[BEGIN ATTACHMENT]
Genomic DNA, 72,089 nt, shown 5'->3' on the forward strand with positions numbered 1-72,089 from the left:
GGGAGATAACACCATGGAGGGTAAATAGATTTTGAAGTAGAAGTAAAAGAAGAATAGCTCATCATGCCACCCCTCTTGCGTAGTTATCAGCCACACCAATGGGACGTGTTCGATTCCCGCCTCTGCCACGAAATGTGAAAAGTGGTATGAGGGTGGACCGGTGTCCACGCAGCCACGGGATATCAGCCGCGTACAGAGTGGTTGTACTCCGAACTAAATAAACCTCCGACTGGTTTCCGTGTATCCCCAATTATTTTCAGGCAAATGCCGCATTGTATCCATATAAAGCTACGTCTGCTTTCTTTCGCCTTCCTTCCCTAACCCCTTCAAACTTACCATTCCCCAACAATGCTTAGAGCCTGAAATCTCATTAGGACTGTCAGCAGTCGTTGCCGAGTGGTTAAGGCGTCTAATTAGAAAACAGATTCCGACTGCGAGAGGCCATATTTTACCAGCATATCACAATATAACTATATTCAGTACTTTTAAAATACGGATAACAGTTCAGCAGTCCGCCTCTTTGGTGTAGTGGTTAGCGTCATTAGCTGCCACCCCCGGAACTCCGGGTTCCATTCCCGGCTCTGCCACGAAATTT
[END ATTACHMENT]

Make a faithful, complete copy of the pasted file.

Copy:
Genomic DNA, 72,089 nt, shown 5'->3' on the forward strand with positions numbered 1-72,089 from the left:
GGGAGATAACACCATGGAGGGTAAATAGATTTTGAAGTAGAAGTAAAAGAAGAATAGCTCATCATGCCACCCCTCTTGCGTAGTTATCAGCCACACCAATGGGACGTGTTCGATTCCCGCCTCTGCCACGAAATGTGAAAAGTGGTATGAGGGTGGACCGGTGTCCACGCAGCCACGGGATATCAGCCGCGTACAGAGTGGTTGTACTCCGAACTAAATAAACCTCCGACTGGTTTCCGTGTATCCCCAATTATTTTCAGGCAAATGCCGCATTGTATCCATATAAAGCTACGTCTGCTTTCTTTCGCCTTCCTTCCCTAACCCCTTCAAACTTACCATTCCCCAACAATGCTTAGAGCCTGAAATCTCATTAGGACTGTCAGCAGTCGTTGCCGAGTGGTTAAGGCGTCTAATTAGAAAACAGATTCCGACTGCGAGAGGCCATATTTTACCAGCATATCACAATATAACTATATTCAGTACTTTTAAAATACGGATAACAGTTCAGCAGTCCGCCTCTTTGGTGTAGTGGTTAGCGTCATTAGCTGCCACCCCCGGAACTCCGGGTTCCATTCCCGGCTCTGCCACGAAATTT